Produce of the Week - Asparagus
sponsored by Coleman Farms
How could it have taken so long to find asparagus at the market? Perhaps we missed it because of its specialness: it traditionally has a short season and it's a type unto itself, unlike other vegetables in appearance, texture and taste. You can say "Kale is kin to cabbage, and it shows in their flavors" or "chicory is bitter like summer romaine, only more so"; but what can you compare asparagus to? Well, the texture is something like certain mushrooms, but that seems so far-fetched as to be nearly useless.
It has a very distinctive flavor, but one that is not dominant, the way chicory or beetroot might be, and one that is more complex than, say, broccoli or turnip. Asparagus does have a bit of broccoli/turnip to it, since all of these have sensible amounts of sulphur compounds in their flavor set. But the two brassicas are generally content to present these flavors, if you're lucky, with a mustardy edge, and a lot of 'greeness' in the case of broccoli, or sweetness and, again if you're lucky, a bit of citrus, in the case of the turnip. Asparagus presents all these, plus elements of nut, a kind of 'oakiness', distinctive metallic notes, and more, resulting in a complex flavor but not a strong one, as you'll often find in brassicas and some other vegetables. Similarly with the texture. Though it's slipperiness give the fastidious diner pause, it goes unnoticed when asparagus is dressed with a bit of vinaigrette (and so any slipperiness is accepted as being due to the dressing) or combined with other ingredients. Then we concentrate on the texture per se, which, like the flavor, is not dominant - neither crunchy, nor altogether yielding, not over wet nor over dry, but at the same time distinctive, because of the combination of flesh and fibre and a slight jamminess.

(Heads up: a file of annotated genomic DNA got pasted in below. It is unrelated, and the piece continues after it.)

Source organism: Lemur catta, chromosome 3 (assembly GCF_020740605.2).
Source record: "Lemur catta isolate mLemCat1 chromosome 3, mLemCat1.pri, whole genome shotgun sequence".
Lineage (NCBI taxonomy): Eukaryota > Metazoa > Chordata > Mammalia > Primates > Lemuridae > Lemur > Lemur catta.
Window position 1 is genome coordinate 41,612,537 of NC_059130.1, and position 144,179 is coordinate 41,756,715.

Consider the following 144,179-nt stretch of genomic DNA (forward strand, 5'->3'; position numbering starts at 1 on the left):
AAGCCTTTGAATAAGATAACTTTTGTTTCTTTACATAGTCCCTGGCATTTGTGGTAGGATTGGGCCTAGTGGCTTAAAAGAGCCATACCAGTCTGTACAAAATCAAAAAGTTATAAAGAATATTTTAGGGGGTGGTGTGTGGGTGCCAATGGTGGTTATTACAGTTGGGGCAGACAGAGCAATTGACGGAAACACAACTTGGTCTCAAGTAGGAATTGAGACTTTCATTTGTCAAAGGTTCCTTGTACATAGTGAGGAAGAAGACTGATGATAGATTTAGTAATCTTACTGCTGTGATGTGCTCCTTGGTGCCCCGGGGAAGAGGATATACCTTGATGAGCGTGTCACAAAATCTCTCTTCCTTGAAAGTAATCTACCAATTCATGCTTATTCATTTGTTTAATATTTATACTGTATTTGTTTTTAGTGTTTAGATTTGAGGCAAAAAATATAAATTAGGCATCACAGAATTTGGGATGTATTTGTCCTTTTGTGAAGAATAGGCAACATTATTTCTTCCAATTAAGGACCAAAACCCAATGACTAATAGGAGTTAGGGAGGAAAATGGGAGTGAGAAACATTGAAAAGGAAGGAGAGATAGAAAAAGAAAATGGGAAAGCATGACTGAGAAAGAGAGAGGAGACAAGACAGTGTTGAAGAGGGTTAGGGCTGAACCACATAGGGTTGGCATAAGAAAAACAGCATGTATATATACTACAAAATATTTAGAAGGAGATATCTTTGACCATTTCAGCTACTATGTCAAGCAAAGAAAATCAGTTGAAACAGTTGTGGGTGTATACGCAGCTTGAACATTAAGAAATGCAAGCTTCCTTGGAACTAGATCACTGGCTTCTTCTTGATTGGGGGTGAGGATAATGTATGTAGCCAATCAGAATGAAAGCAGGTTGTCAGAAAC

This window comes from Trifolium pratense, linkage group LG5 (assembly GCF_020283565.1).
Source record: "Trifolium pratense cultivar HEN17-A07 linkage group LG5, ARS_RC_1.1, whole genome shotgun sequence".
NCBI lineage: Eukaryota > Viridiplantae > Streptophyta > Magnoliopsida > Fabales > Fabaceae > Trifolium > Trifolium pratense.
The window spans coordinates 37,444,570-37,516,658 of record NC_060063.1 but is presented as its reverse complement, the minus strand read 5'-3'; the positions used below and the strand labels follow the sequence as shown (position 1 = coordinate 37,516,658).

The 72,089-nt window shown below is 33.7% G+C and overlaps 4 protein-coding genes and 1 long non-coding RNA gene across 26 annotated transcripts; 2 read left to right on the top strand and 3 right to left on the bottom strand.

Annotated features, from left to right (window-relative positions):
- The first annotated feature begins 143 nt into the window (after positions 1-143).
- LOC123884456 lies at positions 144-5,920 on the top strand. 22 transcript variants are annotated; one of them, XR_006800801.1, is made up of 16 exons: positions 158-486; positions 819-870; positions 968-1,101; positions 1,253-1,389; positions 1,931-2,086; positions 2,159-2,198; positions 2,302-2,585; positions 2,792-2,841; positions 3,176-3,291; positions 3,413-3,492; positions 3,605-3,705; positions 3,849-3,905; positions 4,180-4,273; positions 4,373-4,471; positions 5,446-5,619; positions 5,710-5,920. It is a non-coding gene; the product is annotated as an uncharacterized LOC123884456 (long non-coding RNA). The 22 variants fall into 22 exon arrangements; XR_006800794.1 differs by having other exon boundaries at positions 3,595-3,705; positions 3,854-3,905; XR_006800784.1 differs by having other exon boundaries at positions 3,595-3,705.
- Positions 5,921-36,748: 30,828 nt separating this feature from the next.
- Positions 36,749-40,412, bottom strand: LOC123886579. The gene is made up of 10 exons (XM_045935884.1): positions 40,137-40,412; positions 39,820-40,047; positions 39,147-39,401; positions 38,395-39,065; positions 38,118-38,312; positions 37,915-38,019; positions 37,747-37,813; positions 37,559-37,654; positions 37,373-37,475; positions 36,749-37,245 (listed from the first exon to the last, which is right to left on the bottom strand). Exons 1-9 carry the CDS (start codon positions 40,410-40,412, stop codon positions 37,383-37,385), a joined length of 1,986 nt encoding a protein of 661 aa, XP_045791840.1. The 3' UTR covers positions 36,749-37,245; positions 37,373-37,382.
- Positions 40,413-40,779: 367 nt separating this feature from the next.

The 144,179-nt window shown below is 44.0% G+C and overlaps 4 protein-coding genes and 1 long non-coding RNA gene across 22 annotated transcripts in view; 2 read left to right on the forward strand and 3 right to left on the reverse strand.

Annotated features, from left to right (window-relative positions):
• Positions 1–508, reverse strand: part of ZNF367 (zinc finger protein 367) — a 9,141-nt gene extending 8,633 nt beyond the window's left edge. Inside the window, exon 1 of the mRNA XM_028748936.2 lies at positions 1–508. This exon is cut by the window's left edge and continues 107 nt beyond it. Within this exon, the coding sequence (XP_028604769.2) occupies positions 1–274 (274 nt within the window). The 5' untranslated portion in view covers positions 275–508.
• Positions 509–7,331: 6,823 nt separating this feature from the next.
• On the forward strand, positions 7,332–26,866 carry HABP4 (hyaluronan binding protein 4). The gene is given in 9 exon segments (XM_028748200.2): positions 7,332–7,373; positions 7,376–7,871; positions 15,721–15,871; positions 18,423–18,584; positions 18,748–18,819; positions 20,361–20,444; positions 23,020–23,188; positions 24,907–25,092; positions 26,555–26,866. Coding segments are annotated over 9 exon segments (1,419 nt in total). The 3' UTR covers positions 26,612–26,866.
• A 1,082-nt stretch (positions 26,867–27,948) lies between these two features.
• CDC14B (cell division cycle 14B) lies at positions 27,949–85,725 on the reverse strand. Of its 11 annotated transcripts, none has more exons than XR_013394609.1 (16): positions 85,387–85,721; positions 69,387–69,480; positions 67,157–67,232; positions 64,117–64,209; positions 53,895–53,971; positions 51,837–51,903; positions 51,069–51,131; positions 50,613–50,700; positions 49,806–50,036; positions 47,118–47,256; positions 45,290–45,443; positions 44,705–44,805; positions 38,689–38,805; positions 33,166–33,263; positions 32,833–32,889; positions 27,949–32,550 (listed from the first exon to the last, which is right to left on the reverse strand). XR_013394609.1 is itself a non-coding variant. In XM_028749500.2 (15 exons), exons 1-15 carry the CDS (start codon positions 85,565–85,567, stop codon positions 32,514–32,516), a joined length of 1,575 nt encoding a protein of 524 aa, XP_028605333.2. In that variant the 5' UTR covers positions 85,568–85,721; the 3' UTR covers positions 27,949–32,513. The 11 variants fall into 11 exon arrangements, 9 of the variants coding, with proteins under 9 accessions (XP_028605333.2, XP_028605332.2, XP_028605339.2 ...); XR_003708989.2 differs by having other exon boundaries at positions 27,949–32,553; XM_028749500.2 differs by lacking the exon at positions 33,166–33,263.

Because both texture and flavor are distinctive but non-dominant, and the flavor contains elements from a broad range of edibles, asparagus can be succesfully combined with just about any savory ingredient you can think of, as a glance at some recipes suggests. It's not too solid for a mixed salad, nor too soft for a pasta salad. It's complex nuttiness will stand out in an omelete, even one containg peppers and onions, but will not dominate something as mild as a potato. For all its individuality, a salient property of asparagus is that, however nice it is on its own, it works well with just about anything, from soup to nuts, you might say, not to forget the cheese.
The traditional way to cook asparagus is boiling or steaming - either in a steamer or in a gadget-rich kitchen, in an asparagus cooker, which is a covered cylinder designed to hold a bunch of asparagus upright, with the base sitting in an inch or two of boiling water. There has been a trend, however, to roast (or grill) asparagus: preheat the oven to about 450 degrees F. and put the asparagus, very lightly oiled, in for maybe ten minutes, until it's as done as you like it. This seems energy intensive, and I haven't tried it, but I have had grilled asparagus - which was promising, although drowned in a mediocre oil - and I expect roasting is a very good way to cook a large batch of asparagus, particularly if you've already got a hot oven. There's nothing wrong with cooking more, even a lot more, than you can eat at one sitting, since it's good the next day, pretty much any way you choose. How about an asparagus grilled cheese sandwich? roasted peppers, caramelized onions...